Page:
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Let $T$ be a depth first search tree in an undirected graph $G$. Vertices $u$ and $ν$ are leaves of this tree $T$. The degrees of both $u$ and $ν$ in $G$ are at least $2$. which one of the following statements is true?

1. There must exist a vertex $w$ adjacent to both $u$ and $ν$ in $G$
2. There must exist a vertex $w$ whose removal disconnects $u$ and $ν$ in $G$
3. There must exist a cycle in $G$ containing $u$ and $ν$
4. There must exist a cycle in $G$ containing $u$ and all its neighbours in $G$

edited | 7.3k views
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@Arjun sir, i m getting answer B), plz help...
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Is there a way to get the answer of this question without using counter examples?
+11 first one eliminate option C.

second one eliminate option B.

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Is there a way to get the answer of this question without using counter examples?

Yes possible. This question is straight forward.

It says Let T be a depth first search tree in an undirected graph G. Vertices u and ν are leaves of this tree T. The degrees of both u and ν in G are at least 2

That means :

G is original graph.

T is DFS Tree , where u and v are two leaves .

Both of u and v  have degree 2 only possible when G have a cycle with both u and v  .

Hence option D is only correct :)

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You need to look for the vertex that would disconnect the the two vertices u and v in the graph and not in the DFS tree. One diagram, which is eliminating option A, B, C.

by
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@ahwan

yes, correct.

one point i want to add , it says in question

Let T be a depth first search tree in an undirected graph G. Vertices u and ν are leaves of this tree T. The degrees of both u and ν in G are at least 2

G is original graph.

T is DFS Tree , where u and v are two leaves .

Both of these leaves have degree 2 only possible when G have a cycle with both u and v  .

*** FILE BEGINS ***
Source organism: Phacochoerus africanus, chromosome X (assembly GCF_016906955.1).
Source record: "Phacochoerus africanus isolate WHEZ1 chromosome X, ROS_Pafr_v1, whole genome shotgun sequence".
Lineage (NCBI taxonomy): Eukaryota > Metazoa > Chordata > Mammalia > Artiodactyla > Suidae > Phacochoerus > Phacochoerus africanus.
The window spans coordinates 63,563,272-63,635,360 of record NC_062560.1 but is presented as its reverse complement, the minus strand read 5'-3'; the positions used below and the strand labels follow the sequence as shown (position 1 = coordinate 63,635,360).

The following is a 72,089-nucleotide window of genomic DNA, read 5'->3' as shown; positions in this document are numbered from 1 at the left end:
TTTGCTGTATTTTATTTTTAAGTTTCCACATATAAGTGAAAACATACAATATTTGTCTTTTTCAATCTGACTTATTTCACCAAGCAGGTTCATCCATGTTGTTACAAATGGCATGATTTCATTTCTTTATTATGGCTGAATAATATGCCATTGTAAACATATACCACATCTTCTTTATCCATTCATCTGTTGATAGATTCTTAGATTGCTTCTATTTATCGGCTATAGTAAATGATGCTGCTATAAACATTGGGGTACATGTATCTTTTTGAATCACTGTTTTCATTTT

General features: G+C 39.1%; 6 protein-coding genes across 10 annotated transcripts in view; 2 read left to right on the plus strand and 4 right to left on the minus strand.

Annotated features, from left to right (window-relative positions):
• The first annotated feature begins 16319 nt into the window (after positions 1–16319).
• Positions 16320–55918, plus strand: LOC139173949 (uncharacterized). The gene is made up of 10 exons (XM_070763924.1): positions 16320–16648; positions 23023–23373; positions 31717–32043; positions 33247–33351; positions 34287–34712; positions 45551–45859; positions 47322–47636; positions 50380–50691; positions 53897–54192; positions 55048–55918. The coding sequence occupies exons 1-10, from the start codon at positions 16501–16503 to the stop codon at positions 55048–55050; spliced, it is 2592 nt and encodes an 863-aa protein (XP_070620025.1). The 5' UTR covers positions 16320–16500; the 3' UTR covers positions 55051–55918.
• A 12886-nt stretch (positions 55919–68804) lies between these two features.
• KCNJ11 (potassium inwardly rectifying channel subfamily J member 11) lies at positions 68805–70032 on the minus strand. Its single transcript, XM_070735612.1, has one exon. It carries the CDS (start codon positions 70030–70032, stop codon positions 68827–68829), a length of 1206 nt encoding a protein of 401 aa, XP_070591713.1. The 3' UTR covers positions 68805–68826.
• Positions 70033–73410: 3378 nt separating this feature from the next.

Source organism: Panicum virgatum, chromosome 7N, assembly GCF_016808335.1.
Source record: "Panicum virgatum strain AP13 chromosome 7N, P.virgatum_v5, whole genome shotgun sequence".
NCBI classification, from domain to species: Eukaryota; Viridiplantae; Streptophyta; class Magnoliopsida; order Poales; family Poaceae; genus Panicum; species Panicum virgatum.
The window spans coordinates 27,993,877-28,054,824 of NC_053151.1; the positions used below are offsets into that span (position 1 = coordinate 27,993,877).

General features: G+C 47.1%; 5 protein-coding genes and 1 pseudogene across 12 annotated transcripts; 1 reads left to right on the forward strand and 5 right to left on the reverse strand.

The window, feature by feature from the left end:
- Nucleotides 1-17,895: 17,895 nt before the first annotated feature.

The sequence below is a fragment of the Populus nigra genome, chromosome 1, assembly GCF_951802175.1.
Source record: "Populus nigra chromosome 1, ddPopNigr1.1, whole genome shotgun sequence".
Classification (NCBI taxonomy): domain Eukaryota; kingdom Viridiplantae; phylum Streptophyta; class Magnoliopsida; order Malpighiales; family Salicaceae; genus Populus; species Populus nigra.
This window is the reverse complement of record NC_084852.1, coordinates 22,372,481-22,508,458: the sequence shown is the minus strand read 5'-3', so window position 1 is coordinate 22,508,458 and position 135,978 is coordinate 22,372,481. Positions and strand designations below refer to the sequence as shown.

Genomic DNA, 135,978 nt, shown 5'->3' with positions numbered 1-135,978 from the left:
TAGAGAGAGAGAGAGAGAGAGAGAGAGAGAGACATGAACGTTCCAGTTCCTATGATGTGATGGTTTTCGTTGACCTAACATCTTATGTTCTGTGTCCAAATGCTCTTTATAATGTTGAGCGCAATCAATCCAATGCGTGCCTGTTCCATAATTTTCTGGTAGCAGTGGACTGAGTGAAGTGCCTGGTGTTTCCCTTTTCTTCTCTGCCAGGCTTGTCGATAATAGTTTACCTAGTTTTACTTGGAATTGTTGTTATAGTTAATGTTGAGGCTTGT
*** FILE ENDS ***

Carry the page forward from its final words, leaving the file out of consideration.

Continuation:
Option D is straight forward from this given statement.

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@Bikram sir, but we have to prove G have a cycle wih u & all it's neighbours. So how that statement proves anything about all of it's neighbours. I did not get it.
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@Ahwan

see, " The degrees of both u and ν in G are at least 2" this only possible when they form a cycle in G . Bcoz in DFs tree T u and v have degree 1 as they are leaves  .

And when u ( that leaf in T) have cycle , it's neighbours also part of that cycle , is not it ? Think again :)
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Got it at last. Thank you sir @Bikram Sir.
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@ahwan

in ur diagram V and U are not having degree atleast 2

which is mentioned in the question
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@A_i_\$_h Check again. They have degree 2 each.

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@ahwan yes sorry i was looking at the DFS tree instead of the graph...
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Refer my answer if any confusion
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But here leaves should have degree at least 2 and in above graph u and v doesn't have degree 2.

So, is my thinking right or am I wrong
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@Pratik Kulkar

Sorry, but u r thinking it wrong

Because definition of degree is different for both graph and tree.In above graph u and v have degree 2.

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C) cannot be answer. Because, G can have more than one cycle. rt??
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Done but it's very hard to find example..

Let T be a depth-first search tree in an undirected graph G. Vertices u and ν are leaves of this tree T. The degrees of both u and ν in G are at least 2.

Let's interpret question correctly and draw inferences

Vertices u and ν are leaves of this tree T.

Means (1) (u,v) is not an edge in the graph otherwise one would be have been descendent of another and both of them must not be leaves.

(2)If vertices u and v are leaves of tree T, then when DFS was exploring them, after exploring say vertex u, it was unable to find any new unvisited neighbour of u and hence, it had to backtrack the search.So u became leave of T. Same story goes with vertex v.

(3)If degrees of vertices u and v are at least 2 then I say consider the scenario for vertex u Consider some intermediate vertices K and L which are neighbours of vertex U, and there may be more vertices than K and L, ahead of them connected to either one of them(to K or L) but for simplicity, I consider only two(K and L).